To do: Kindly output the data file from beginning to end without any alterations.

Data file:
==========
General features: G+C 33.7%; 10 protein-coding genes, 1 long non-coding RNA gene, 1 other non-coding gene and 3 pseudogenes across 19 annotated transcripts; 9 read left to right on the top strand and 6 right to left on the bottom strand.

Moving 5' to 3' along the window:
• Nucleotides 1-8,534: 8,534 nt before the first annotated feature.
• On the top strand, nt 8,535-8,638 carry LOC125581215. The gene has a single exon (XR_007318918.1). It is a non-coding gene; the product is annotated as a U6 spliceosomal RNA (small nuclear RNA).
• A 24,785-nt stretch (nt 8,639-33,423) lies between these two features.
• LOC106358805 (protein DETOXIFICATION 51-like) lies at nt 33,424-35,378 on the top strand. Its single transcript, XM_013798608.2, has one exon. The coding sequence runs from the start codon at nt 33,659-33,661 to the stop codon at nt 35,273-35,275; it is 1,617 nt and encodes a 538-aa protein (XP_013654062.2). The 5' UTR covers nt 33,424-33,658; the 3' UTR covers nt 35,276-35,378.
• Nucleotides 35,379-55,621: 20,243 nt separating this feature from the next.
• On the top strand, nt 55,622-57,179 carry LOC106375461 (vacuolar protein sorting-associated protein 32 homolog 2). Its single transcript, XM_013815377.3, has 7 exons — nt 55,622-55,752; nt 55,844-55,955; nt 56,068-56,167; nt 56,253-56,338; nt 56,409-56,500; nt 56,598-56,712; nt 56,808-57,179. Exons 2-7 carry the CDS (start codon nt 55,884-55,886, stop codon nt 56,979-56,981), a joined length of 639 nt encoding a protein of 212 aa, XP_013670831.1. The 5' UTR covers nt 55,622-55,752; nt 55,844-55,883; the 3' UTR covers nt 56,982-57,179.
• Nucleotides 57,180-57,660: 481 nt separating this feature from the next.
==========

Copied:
General features: G+C 33.7%; 10 protein-coding genes, 1 long non-coding RNA gene, 1 other non-coding gene and 3 pseudogenes across 19 annotated transcripts; 9 read left to right on the top strand and 6 right to left on the bottom strand.

Moving 5' to 3' along the window:
• Nucleotides 1-8,534: 8,534 nt before the first annotated feature.
• On the top strand, nt 8,535-8,638 carry LOC125581215. The gene has a single exon (XR_007318918.1). It is a non-coding gene; the product is annotated as a U6 spliceosomal RNA (small nuclear RNA).
• A 24,785-nt stretch (nt 8,639-33,423) lies between these two features.
• LOC106358805 (protein DETOXIFICATION 51-like) lies at nt 33,424-35,378 on the top strand. Its single transcript, XM_013798608.2, has one exon. The coding sequence runs from the start codon at nt 33,659-33,661 to the stop codon at nt 35,273-35,275; it is 1,617 nt and encodes a 538-aa protein (XP_013654062.2). The 5' UTR covers nt 33,424-33,658; the 3' UTR covers nt 35,276-35,378.
• Nucleotides 35,379-55,621: 20,243 nt separating this feature from the next.
• On the top strand, nt 55,622-57,179 carry LOC106375461 (vacuolar protein sorting-associated protein 32 homolog 2). Its single transcript, XM_013815377.3, has 7 exons — nt 55,622-55,752; nt 55,844-55,955; nt 56,068-56,167; nt 56,253-56,338; nt 56,409-56,500; nt 56,598-56,712; nt 56,808-57,179. Exons 2-7 carry the CDS (start codon nt 55,884-55,886, stop codon nt 56,979-56,981), a joined length of 639 nt encoding a protein of 212 aa, XP_013670831.1. The 5' UTR covers nt 55,622-55,752; nt 55,844-55,883; the 3' UTR covers nt 56,982-57,179.
• Nucleotides 57,180-57,660: 481 nt separating this feature from the next.